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The Federal Coalition's GST is a variation of the goods and services tax proposed in the 1992 Fightback! plan.
John Dymond explores the likely consequences.
The GST unveiled by the Federal Coalition will not tax the goods and services as such, but rather the value added to them through the production/distribution process. This is how a value added tax works, and a goods and services tax is simply a value added tax by another name. The table below illustrates the concept.
Consumer pays 150+15=165
* Farmer receives credit for GST paid on inputs to production.
GST is collected by businesses from its customers (the amount of tax being equivalent to the sale price of the goods/services supplied to the customer multiplied by the GST rate) and remitted by the business to the tax office by means of completion of a return. Upon receipt of the return, the tax office would process the detail and issue a cheque to the business for the tax paid by it on business inputs. The retailer in the above example, for instance, would pay $15 tax and, some time later, receive a $10 refund.
You are probably already thinking this process creates some interesting issues. Let me discuss some other aspects of this tax which are likely to emerge in the Australian context.
If we assume that the Government backs away from using a GST to alter the "tax mix" (i.e. proportion of indirect taxes to direct taxes), as seems likely, the GST is simply replacing the wholesale sales tax, which is now universally condemned as being overly complicated and contentious, with various rates of tax, numerous exemptions and arbitrary decisions leading to an ever narrowing tax base, an ever increasing backlog of litigation and an exceedingly non-competitive manufacturing sector. That being the case, the argument for a GST would supposedly be that it employs simply one rate, broadens the tax base (through the inclusion of services) and is much simpler.
Oh were it to be so! Alas, the Government will succumb, at least to some degree, to a number of complications to the relatively simple model illustrated in the above table. It is likely that numerous goods and services will be exempt and that numerous goods and services will be zero rated. Why is this so? Will this lead to a tax system which is destined to become as ineffective as the present wholesale sales tax system?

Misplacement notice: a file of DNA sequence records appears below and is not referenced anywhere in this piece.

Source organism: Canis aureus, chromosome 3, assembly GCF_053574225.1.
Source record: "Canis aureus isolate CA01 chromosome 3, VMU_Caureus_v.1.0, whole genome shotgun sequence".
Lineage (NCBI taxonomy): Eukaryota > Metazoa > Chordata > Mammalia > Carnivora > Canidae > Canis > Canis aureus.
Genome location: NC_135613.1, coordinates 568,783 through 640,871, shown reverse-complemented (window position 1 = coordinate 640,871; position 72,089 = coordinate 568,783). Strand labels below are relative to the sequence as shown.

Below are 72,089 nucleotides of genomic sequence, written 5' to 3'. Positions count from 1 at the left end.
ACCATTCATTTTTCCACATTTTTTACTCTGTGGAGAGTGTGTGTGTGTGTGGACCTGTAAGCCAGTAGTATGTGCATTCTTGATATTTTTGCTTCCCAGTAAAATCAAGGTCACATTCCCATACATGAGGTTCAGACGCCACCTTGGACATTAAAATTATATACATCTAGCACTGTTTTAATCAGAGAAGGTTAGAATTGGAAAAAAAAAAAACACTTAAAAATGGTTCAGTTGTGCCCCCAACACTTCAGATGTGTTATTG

The major hurdle for any Government in bringing in a value added tax is that it is easily misunderstood. It is readily perceived by the lay community as a tax on what they spend, that is a bare consumption tax. As the table above shows, this is simply not the case. The incidence of the tax lies with the addition of value through the production/distribution process. If the retailer in the above example sold the item for $100, no value would be added, no net tax would be paid by the retailer, and no tax would need to be charged to the consumer, especially if the retailer were allowed to net off gross tax payable against tax credits receivable.
Despite this fact, we are bound to be told at least once between now and the next election that a 10% GST will increase the cost of everything by 10%. As can be seen from above, this would only happen if every retailer passed on the full gross cost of the GST, resulting in a spontaneous increase in the profit margin of all retailers throughout Australia as the direct result of the imposition of a new tax! I don't think so.